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Residents React to Chappaqua Crossing Supermarket Idea

Chappaqua Resident Chuck Napoli shares his opinion Tuesday night on bringing a supermarket to Chappaqua.
Chappaqua Resident Chuck Napoli shares his opinion Tuesday night on bringing a supermarket to Chappaqua. Photo Credit: Brian Marschhauser

CHAPPAQUA, N.Y. - The New Castle Town Board's idea of exploring Chappaqua Crossing as an answer the hamlet's supermarket woes was met with mixed reviews from residents Tuesday night.

"I don’t have any facts or figures; I wasn't fully prepared to talk, what I do have is common sense. And I don’t think we need another supermarket," resident Lisa Katz said to the board.

Katz said she worries that rezoning Chappaqua Crossing for commercial use would divide the hamlet and there would be no real downtown area. She also expressed concern about increased traffic, pollution and noise in a residential neighborhood.

"You've got peace and quiet of a lot of people who spent a lot of money on their houses in this neighborhood to not live next to an A&P," Katz said. "It's a horrible, horrible idea."

Resident Manny Areces recommended the town target smaller neighborhood grocers that would require as little as 10,000 square feet.

"Sometimes the solution is not looking at somebody that wants to put a full-blown supermarket that includes housewares and all kinds of services, but to put in place a food establishment that fulfills the needs that are missing in our town,” Areces said.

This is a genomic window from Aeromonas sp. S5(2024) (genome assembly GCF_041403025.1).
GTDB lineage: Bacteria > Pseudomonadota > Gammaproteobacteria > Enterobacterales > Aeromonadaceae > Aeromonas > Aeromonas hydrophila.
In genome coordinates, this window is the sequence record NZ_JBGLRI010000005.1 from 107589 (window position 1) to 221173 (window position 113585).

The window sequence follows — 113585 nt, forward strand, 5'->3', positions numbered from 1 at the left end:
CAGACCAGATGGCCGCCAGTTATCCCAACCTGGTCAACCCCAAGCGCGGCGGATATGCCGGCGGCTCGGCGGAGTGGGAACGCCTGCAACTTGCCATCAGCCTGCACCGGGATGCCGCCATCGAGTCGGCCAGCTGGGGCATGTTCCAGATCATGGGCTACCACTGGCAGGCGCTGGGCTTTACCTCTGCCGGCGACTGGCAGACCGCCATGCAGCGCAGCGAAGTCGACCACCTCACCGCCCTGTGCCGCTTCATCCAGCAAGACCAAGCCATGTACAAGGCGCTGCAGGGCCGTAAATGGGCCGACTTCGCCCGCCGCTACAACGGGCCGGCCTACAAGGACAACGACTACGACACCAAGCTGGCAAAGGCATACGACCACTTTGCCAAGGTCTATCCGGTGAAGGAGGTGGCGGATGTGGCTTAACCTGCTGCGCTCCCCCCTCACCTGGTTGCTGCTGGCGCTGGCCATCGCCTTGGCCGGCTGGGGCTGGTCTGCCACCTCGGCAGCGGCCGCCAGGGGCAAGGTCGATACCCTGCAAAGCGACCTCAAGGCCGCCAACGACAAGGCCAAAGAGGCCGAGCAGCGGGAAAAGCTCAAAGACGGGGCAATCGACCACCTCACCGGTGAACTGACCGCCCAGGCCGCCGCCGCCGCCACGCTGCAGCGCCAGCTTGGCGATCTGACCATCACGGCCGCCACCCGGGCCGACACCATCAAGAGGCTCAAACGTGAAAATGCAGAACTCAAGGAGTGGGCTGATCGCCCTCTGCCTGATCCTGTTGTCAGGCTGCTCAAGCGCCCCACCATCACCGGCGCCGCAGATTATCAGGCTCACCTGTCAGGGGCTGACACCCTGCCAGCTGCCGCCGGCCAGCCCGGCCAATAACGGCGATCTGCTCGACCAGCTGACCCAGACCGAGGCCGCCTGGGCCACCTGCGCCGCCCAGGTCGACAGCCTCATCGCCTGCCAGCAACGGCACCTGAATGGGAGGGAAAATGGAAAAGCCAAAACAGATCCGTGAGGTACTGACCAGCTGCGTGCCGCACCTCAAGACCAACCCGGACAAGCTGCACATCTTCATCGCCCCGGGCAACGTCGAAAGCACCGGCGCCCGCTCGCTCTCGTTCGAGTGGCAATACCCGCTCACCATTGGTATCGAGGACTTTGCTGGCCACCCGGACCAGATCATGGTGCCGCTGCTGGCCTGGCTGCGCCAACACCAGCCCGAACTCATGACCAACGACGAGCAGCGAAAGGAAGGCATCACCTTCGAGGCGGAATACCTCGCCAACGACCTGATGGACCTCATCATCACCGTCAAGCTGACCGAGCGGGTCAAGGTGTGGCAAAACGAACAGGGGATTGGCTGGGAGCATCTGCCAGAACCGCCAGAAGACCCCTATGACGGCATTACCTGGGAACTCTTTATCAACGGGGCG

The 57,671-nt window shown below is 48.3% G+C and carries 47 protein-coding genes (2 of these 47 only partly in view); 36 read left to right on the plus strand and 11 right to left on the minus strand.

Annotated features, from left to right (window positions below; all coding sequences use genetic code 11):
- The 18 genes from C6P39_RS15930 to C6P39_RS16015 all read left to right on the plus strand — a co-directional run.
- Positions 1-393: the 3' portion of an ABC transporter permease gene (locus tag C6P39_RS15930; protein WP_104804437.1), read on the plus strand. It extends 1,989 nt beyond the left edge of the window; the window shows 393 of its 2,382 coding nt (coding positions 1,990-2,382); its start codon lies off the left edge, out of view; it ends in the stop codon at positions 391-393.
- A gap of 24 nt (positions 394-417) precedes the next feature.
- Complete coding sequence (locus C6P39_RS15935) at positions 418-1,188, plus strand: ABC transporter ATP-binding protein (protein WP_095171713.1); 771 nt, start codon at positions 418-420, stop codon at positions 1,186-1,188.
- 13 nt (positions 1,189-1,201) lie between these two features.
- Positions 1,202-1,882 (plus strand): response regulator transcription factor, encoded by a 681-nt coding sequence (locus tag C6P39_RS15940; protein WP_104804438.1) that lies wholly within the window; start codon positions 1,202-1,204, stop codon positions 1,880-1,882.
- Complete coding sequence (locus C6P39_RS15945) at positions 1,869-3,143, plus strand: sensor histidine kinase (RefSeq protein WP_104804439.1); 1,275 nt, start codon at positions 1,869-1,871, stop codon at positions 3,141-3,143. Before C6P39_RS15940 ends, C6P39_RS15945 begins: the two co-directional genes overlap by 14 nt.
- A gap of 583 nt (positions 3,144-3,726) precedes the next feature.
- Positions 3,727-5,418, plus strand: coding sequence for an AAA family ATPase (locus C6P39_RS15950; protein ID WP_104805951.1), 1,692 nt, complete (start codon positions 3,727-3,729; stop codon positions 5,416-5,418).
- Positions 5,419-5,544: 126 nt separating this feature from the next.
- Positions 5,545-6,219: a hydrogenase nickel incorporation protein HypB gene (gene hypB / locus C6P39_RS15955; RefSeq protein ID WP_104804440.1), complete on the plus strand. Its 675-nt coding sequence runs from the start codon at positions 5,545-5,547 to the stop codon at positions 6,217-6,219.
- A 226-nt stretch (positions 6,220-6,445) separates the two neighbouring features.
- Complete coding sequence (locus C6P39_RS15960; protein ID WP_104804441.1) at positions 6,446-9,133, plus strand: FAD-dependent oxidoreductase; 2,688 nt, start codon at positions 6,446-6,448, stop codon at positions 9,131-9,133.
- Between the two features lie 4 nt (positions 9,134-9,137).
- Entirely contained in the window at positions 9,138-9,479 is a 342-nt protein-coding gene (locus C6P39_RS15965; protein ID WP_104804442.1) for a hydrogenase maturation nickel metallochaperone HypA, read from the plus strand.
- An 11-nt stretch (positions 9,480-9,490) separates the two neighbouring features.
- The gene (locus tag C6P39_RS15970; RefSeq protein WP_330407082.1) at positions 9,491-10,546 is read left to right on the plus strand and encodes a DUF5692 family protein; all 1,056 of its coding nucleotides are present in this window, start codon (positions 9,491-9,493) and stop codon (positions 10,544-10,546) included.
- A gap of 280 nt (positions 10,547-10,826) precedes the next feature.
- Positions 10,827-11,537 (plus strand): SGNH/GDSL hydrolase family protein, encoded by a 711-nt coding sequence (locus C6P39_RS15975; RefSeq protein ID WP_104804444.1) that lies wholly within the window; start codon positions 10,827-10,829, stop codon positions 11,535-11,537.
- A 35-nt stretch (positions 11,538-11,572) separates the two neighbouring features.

Town Supervisor Susan Carpenter said the board was receiving mixed messages from residents, and the area was only looked into after hearing complaints about the lack of a supermarket in Chappaqua.

"If none of the people were screaming last summer about the loss of D’Agostinos, if everybody found another grocery store and nobody cares anymore, that’s fine," Carpenter said. "But there were hundreds of people that signed petitions last summer saying we need a grocery store in town."

The petition in question was created after Chappaqua's only supermarket, D'Agostino's, packed up and left town in August. The online petition currently has 694 signatures .

The board stressed the idea is only in an exploratory stage, and the town will maintain dialogue between itself and the residents before making any decision. The town also is open to other creative solutions regarding the commercial development of the town.

At Tuesday night's meeting, some residents recommended moving town hall to Chappaqua Crossing and potentially developing housing or a grocery store in the area. Carpenter said such a move would be difficult, but agreed more offices could move to Chappaqua Crossing and open more space downtown for retail purposes.

"We really are very open to ideas, and we’re looking for options, and we wanted to encourage an ongoing dialogue so that we can make decision together," said council member Jason Chapin. "Now, there’s not gonna be a decisions that makes everybody happy."

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